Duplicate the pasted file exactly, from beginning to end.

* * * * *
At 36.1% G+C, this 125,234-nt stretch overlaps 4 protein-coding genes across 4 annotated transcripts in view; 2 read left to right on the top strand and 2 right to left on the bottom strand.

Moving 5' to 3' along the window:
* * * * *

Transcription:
At 36.1% G+C, this 125,234-nt stretch overlaps 4 protein-coding genes across 4 annotated transcripts in view; 2 read left to right on the top strand and 2 right to left on the bottom strand.

Moving 5' to 3' along the window: